Folinic acid (a derivative of Folate) was found to be effective according to a study (PDF).
Folinic acid was used at 25 mg a day for 1-2 months. Because there was already an established association between ME/CFS and Folate deficiency, this study did not look at the folate status of their participants. Nevertheless, 81% of patients reported significant improvement in pain and energy level within these one to two months.
This level of improvement is significant for CFS because CFS patients don’t respond favorably to many treatments. Furthermore, contrary to popular belief, CFS patients of a low placebo-response rate at only 19.6% after meta-analysis.
This study also showed immune problems such as marked depletion of their CD19 B-Cell mature B-cell population. This comes as no surprise as this been replicated in many other studies.
This study that I am referencing was done in 2006. Since then, according to what’s indexed in PubMed, nobody has looked at folate in ME/CFS. No, this wasn’t a huge study with a huge number of participants, but the 81% response rate should prompt further research and studies.
You may be wondering: If this data isn’t new, why am I talking about it?
This is a call to researchers. So many researchers with CFS research things that come to a dead-end. The patient community can tell you that supplementing B12 and Folate works, but you (researchers) have to listen to the clues from patients. If you listen to the clues patients have been presenting for years, you can make new discoveries.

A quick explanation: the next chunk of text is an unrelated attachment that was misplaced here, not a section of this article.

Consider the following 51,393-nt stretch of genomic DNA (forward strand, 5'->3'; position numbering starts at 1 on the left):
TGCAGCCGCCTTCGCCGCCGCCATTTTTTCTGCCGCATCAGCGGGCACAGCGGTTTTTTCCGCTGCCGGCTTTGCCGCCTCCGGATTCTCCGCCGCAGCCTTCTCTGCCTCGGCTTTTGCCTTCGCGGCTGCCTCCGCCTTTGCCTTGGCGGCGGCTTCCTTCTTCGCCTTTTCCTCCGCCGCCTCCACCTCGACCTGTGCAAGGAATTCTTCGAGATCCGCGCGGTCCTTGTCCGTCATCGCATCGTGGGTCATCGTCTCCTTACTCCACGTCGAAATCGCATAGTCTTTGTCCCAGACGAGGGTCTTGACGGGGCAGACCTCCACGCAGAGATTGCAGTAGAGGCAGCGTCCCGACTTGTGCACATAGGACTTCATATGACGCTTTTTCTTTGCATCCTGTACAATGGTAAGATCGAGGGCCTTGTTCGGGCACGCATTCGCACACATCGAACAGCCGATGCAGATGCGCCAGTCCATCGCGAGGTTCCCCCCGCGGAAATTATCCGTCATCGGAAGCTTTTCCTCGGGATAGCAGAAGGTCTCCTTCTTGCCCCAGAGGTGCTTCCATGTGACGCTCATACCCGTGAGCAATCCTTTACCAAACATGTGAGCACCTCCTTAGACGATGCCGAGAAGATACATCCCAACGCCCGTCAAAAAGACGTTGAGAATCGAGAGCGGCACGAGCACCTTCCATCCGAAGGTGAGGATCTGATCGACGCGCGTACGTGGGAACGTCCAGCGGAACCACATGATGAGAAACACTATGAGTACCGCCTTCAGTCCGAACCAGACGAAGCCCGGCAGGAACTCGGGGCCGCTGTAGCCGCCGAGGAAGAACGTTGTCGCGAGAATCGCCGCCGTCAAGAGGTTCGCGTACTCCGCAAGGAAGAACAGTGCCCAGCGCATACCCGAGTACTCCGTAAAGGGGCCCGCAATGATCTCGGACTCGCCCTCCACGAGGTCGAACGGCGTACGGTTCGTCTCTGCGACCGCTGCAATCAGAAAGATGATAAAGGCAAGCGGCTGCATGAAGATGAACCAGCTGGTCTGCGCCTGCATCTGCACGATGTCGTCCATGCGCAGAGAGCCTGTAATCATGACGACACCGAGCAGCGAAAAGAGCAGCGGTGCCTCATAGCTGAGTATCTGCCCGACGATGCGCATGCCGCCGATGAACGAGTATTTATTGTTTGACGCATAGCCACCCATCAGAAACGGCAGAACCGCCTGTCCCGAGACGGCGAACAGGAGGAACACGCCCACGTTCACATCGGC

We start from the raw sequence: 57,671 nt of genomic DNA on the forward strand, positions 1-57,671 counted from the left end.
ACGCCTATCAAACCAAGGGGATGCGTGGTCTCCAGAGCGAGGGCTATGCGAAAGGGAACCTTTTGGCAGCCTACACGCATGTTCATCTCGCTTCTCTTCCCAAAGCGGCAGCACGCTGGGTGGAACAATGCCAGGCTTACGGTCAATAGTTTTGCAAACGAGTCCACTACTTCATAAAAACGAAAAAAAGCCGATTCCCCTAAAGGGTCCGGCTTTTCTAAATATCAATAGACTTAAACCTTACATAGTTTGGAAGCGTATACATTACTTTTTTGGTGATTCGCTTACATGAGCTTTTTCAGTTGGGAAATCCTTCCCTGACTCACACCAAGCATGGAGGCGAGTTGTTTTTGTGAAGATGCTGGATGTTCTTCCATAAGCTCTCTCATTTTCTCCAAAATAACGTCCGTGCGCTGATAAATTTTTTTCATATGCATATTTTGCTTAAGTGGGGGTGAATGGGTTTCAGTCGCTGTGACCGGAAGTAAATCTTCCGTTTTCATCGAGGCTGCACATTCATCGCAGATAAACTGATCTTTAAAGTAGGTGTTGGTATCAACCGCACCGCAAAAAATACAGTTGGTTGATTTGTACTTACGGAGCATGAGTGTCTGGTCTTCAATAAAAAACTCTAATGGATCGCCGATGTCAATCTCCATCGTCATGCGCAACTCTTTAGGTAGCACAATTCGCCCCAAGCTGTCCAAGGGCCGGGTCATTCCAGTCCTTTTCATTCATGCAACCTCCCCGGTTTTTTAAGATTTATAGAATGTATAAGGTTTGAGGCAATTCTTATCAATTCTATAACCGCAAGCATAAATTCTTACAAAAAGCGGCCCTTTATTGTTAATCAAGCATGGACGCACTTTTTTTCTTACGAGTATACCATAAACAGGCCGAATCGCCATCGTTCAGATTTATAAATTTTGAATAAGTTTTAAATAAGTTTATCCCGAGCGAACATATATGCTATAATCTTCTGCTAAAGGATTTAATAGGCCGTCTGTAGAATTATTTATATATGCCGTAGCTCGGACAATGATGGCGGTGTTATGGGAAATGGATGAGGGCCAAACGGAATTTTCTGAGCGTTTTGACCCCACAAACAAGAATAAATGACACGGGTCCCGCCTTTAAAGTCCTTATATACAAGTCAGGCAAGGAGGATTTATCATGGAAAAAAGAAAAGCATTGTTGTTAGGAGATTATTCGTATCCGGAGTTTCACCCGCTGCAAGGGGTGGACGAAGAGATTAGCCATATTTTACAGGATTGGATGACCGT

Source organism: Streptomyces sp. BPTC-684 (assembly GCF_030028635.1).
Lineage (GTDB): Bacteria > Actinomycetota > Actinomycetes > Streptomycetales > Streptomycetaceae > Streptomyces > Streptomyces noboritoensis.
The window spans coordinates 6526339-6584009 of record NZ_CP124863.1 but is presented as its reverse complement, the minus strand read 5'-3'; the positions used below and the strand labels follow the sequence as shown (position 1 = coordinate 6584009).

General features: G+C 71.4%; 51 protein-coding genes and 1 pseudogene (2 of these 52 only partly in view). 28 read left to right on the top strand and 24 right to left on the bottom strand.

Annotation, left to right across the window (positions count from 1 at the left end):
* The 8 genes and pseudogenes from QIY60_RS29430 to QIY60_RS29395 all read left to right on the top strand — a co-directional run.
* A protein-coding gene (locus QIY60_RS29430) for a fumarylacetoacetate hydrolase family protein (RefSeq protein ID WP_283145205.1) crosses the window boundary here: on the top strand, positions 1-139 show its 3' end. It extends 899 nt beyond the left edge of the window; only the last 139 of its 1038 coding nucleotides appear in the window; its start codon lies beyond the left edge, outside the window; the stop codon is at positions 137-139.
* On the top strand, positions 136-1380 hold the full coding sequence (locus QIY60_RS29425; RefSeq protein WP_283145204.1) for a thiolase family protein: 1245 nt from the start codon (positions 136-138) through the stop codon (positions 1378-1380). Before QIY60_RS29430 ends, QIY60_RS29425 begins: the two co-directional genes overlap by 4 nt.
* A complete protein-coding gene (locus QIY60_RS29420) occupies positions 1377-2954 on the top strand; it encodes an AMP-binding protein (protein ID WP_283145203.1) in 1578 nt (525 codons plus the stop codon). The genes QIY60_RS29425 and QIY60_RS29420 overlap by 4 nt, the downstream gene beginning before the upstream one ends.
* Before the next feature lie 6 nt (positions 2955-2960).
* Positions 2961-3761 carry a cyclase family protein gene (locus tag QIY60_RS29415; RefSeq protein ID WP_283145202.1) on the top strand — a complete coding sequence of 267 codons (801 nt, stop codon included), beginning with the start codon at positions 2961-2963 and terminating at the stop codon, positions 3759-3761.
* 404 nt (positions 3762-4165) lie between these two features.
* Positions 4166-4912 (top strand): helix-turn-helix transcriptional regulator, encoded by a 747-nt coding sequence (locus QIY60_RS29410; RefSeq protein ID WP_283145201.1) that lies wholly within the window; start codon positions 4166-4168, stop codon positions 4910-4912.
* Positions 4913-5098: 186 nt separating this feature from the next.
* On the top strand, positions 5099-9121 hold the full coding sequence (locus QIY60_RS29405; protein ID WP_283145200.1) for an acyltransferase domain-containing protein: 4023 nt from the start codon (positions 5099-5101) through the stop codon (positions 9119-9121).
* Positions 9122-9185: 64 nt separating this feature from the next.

An idea for the research community
Here is my study idea for the research community (Stanford, Harvard, Johns Hopkins, UCLA, Columbia University, UCSF, or whoever happens to be listening to this blog post).
Please do a medical study where you look at various genes such as MTHFR, MTR, MTRR. Use the methylcobalamin form of B12 with L-methylfolate (most preferable) or folinic acid. Do not use folic acid.
Look at markers such as serum and RBC folate (and compare differences), serum B12, serum methylmalonic acid (a better indicator of B12 status), homocysteine, total glutathione, reduced glutathione, and oxidized glutathione.
If patients have normal B12 and folate status, still treat them the same as the rest of the patients in the study. In other words, if levels are normal, still treat.
The treatment group may be difficult because some patients can’t handle large doses of B12 and Folate, and some patients need large doses of folate and B12. Careful study design in this regard is important. I would suggest using sublingual methyl B12 tablets instead of injections because they work just as well, and patients are likely to be more compliant. It wouldn’t be wise to use pharmaceutical doses of folate, as you will be likely to have a significant patient drop out rate. 800 mcg of Folate may be a good dose.
Also, to see if this protocol changes immune markers, assess CD19, CD56+/CD57 Natural Killer Cells along with any other immune related paramaters gathered from studies. The study should be minimum of 3-6 months (the longer the better). Re-evaluate all markers at the end of the study, and have patients assess how much improvement they experienced.
It’s very important to treat these patients whether or not they present with a B12/Folate deficiency or not.
Use strict inclusion criteria such as ICC or CCC criteria.
Finally, if this study demonstrates improvements, try using a similar study on other neurodegenerative diseases. I think a study like this could possibly be successful in Autism and on controversial patient populations such as those with chronic Lyme Disease.